UN “Deeply Concerned” About Unexploded Ordnance Deaths in Libya

UN "Deeply Concerned" About Unexploded Ordnance Deaths in Libya

The United Nations Support Mission in Libya (UNSMIL) and the United Nations Mine Action Service (UNMAS) expressed their deep concerns about the continued loss of civilian lives, due to unexploded ordnance in populated areas.

The two UN bodies said in a joint statement that another child tragically lost his life this week when he found and played with a grenade that was left behind by Libya’s warring parties.

“UNICEF and UNMAS are deeply concerned by the continued loss of civilian lives, especially children, from explosive remnants of war and urge all Libyans to be aware of the risks,” the joint statement said.

The statement revealed that three brothers were grazing their sheep in the suburbs of Tajoura, northwestern Libya, when they found the grenade. “The youngest, aged six, tried to collect it, causing an explosion and his tragic death. His two brothers, nine and 12, were severely injured, with one boy losing his hand.”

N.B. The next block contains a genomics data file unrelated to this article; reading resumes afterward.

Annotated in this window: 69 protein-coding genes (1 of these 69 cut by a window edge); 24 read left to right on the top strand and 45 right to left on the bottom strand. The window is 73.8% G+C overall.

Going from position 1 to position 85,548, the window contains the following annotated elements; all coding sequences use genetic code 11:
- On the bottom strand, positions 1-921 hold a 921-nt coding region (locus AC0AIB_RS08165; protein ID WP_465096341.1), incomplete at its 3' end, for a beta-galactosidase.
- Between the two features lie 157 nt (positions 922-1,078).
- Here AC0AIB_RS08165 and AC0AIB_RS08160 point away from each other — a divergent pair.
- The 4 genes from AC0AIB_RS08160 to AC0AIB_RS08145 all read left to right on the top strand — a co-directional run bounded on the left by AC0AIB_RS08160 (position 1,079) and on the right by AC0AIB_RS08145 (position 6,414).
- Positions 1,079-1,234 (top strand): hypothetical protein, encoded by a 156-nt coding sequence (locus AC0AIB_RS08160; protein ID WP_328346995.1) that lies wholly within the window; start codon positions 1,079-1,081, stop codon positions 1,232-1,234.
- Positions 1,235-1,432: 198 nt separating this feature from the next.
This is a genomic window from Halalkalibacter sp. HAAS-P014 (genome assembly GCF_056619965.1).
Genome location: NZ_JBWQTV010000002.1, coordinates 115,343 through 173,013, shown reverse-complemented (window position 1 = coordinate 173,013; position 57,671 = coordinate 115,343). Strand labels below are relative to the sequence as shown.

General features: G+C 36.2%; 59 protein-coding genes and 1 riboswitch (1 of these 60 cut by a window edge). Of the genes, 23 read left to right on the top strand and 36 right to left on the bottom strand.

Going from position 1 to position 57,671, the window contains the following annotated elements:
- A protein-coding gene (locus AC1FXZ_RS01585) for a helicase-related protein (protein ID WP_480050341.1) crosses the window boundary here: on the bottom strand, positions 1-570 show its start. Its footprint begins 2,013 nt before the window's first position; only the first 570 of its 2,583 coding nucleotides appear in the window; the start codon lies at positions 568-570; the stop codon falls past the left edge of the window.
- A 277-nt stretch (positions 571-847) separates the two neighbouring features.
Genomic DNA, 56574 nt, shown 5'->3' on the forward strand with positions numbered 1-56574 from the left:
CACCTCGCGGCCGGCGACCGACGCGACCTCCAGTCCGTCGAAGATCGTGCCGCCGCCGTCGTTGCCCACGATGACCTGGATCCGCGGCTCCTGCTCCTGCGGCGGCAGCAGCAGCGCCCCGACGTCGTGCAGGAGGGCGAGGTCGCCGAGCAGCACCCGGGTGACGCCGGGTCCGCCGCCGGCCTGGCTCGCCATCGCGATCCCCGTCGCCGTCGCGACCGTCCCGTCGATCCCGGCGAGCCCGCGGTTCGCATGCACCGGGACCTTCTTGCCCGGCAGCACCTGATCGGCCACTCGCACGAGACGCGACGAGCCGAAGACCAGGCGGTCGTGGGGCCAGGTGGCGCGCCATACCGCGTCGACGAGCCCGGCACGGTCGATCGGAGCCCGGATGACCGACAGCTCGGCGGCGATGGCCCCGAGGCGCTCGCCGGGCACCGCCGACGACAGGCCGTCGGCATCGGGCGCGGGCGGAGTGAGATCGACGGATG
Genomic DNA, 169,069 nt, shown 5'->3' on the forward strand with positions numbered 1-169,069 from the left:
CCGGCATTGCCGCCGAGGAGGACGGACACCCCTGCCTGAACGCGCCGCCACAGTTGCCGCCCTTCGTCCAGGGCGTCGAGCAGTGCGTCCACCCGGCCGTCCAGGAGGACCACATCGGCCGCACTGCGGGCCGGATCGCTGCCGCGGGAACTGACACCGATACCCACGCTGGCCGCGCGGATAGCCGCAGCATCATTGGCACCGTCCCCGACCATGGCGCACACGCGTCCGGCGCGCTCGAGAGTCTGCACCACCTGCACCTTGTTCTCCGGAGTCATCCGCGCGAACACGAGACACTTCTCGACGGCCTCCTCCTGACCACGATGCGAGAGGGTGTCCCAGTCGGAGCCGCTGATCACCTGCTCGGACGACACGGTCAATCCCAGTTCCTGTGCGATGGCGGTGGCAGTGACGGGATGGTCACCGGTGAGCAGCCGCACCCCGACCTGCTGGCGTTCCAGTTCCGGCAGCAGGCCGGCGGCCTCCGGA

UNICEF Representative for Libya, Michele Servadei said “explosive ordnance will continue to endanger civilians for many decades to come, and in particular children.”

“We call upon all armed actors to stop the use of explosive weapons in populated areas, and to put in place measures to protect civilians, in particular children,” Servadei said.

The Chief of the UNSMIL’s Mine Action Programme, Justin Smith revealed that at least 39 people have been killed or injured this year in incidents related to explosive remnants of war.

“Although this is a decrease compared to the 65 casualties in 2021, it is still too many. The risk to life of unexploded ordnance is real, and the challenge of clearing Libyan territory and raising awareness on the dangers remains,” Smith added.

The statement pointed out that, UNICEF and UNMAS are working with Libyan mine action partners to provide explosive ordnance risk education, to raise awareness of the dangers and risks of mines and unexploded ordnance. The statement called on Libyan authorities and the donor community to invest more resources to scale-up mine action activities.

According to the Humanitarian Response Plan, currently, 505,486 people are at risk of mines, unexploded ordnances, and explosive remnants of wars (ERW’s) in Libya.

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